House price inflation has slowed for the first time in nearly two years, a sign perhaps that the ongoing cost-of-living contraction may be holding back demand. According to the latest residential property price index, property prices nationwide rose 14.2 percent for the year to April, up from a 15.1 percent rate in March.
In Dublin, residential prices increased by 11.5%, up from 12.7% in March, while property prices outside Dublin increased by 16.4% year-on-year.
The latest data also shows that real estate transactions fell 12 percent to 3,138 in April, another sign of cooling in the market, while the total value of transactions in April amounted to 1.1 billion euros.
Prior to April, price growth in the state’s housing market had risen almost continuously since the start of the pandemic, fueled by factors such as increased savings, remote work and lower-than-anticipated supply. However, cost-of-living issues combined with the prospect of higher interest rates (the European Central Bank signaled earlier this month that it would start raising rates next month) are expected to see a significant moderation in growth. Of the prices.
The Central Statistics Office said property prices in Dublin were now 10.2 per cent lower than their February 2007 peak, while residential property prices in the rest of the state were 3.2 per cent lower. percent lower than its May 2007 peak.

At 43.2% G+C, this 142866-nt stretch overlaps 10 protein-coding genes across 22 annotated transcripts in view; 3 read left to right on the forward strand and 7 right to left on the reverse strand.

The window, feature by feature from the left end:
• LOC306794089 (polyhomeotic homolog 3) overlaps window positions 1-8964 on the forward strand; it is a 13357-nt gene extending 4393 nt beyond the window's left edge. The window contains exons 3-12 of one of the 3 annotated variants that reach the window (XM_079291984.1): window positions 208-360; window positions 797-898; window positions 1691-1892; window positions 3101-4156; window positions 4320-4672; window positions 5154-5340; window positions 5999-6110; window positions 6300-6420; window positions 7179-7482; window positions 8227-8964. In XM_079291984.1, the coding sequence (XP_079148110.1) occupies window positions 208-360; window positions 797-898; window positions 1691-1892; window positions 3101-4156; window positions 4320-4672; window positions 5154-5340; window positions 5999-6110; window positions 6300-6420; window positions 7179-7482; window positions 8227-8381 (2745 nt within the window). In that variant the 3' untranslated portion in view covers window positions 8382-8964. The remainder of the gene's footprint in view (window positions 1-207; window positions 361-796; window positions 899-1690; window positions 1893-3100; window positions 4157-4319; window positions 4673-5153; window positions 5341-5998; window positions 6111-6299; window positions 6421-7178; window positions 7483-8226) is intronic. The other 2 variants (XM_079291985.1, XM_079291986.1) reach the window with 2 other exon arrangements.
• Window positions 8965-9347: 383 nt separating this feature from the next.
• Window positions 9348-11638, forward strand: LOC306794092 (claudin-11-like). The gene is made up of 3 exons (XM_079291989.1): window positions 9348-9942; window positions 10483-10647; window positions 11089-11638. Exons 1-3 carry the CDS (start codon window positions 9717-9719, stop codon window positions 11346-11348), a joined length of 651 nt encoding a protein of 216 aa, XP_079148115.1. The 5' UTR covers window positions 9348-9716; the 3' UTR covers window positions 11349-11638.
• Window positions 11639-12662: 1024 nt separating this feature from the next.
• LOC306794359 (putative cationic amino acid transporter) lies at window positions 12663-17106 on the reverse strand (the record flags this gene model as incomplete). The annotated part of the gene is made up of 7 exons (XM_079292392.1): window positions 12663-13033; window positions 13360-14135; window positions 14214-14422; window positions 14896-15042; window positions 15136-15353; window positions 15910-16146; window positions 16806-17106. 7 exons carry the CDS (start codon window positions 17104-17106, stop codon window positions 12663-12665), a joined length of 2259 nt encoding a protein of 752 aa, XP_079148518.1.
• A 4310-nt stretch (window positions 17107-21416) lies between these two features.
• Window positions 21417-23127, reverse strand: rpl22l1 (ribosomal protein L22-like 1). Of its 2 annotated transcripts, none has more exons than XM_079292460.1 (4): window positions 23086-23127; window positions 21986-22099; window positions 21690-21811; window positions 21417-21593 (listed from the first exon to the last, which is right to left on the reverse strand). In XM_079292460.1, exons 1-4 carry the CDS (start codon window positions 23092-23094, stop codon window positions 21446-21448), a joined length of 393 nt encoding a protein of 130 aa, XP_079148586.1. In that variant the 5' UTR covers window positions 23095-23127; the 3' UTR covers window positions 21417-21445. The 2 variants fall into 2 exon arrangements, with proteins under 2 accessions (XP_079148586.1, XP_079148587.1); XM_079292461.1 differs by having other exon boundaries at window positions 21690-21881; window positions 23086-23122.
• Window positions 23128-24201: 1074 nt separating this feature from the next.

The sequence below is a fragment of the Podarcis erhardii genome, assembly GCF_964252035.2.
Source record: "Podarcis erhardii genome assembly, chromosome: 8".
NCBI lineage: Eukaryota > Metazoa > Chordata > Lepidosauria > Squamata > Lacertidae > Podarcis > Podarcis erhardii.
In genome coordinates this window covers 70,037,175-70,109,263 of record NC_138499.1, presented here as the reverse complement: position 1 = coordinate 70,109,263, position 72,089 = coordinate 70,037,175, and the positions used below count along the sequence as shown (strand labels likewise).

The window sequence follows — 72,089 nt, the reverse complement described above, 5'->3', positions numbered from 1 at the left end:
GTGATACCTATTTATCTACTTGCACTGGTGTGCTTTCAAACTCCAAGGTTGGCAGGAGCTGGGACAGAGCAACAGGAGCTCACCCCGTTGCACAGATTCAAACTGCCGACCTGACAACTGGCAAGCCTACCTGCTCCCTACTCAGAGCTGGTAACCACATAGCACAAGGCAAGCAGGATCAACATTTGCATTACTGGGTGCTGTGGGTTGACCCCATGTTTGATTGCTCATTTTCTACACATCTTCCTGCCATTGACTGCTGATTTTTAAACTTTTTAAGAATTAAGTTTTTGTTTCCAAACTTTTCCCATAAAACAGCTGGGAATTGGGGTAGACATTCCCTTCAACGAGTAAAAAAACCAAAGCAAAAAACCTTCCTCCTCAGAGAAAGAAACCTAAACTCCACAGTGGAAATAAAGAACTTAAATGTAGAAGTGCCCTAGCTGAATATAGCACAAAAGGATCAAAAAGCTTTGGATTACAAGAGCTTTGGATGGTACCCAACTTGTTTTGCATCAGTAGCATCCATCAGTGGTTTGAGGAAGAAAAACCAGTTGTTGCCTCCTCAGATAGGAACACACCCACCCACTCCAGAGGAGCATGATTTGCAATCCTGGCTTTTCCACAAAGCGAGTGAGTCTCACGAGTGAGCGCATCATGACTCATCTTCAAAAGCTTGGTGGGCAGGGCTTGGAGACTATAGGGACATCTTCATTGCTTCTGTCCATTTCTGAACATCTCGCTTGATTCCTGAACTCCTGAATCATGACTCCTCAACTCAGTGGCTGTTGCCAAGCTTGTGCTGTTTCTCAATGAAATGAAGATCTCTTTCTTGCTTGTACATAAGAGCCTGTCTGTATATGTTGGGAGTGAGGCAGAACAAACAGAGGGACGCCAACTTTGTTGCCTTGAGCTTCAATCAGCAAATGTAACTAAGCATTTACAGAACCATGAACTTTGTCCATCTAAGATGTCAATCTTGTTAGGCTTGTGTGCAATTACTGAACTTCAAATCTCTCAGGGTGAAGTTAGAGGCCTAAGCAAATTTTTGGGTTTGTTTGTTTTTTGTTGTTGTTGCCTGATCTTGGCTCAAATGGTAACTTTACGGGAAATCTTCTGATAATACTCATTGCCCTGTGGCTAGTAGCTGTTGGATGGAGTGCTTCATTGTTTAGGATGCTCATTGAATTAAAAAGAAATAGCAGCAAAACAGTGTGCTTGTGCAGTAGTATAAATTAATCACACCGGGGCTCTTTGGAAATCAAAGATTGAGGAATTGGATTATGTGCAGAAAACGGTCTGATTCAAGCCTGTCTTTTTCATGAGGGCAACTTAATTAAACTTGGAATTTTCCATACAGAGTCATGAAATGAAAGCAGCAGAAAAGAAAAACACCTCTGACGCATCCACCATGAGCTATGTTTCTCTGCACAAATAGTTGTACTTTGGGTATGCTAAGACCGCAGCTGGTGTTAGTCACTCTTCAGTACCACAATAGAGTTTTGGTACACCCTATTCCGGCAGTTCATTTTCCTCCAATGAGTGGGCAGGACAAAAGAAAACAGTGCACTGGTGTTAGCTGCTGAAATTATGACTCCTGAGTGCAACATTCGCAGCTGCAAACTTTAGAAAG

The latest figures show that the average price paid for a home in the Republic in the 12 months to April was €334,722. The median price paid in Dublin (€512,502) was the highest of any region or county. Dún Laoghaire-Rathdown had the highest average price in the Dublin region at €713,514, while South Dublin had the lowest at €407,734.
The Border region was the least expensive region for the year through April 2022, with an average price of €176,488. Longford (in the Midland region) was the least expensive county, with an average price of €151,558.
“While price growth is still much higher than it was before the pandemic, we are now comfortable saying that house price inflation has passed the peak of the cycle,” Goodbody Stockbrokers said. “Rising cost of living and higher mortgage rates suggest a further slowdown is expected in the coming months. However, supply shortages remain acute, limiting the scope for weaker price dynamics in coming quarters despite growing domestic and international risks,” he added.
KBC Bank Ireland economist Austin Hughes said: “Monthly house price movements may be choppy, but data for April suggests we may be seeing the start of a move towards a material slowdown in home price inflation. House prices in Ireland”.
Hughes, however, noted that the median price paid for a home nationally in April (just under €335,000) was 7.4 times the median salary (€45,000).
Irish Mortgage Advisors Association chairman Trevor Grant said prospective homeowners are understandably concerned that property values could fall in the near future, “but that doesn’t seem likely considering demand continues to outstrip supply. ”.
“Supply is steadily increasing, which should ease property price growth, but on the other hand, the rising cost of raw materials and rising labor costs may continue to increase upward price pressures.” , said.
“Prospective homebuyers are looking to find out if they should move now or wait, hoping prices will come down. Nobody can say with any degree of certainty what will happen to prices, but there definitely seems to be room for further increases, so if you’re in a position to buy now, and in particular if you’re currently renting, then you’d better go ahead with your plans,” he said.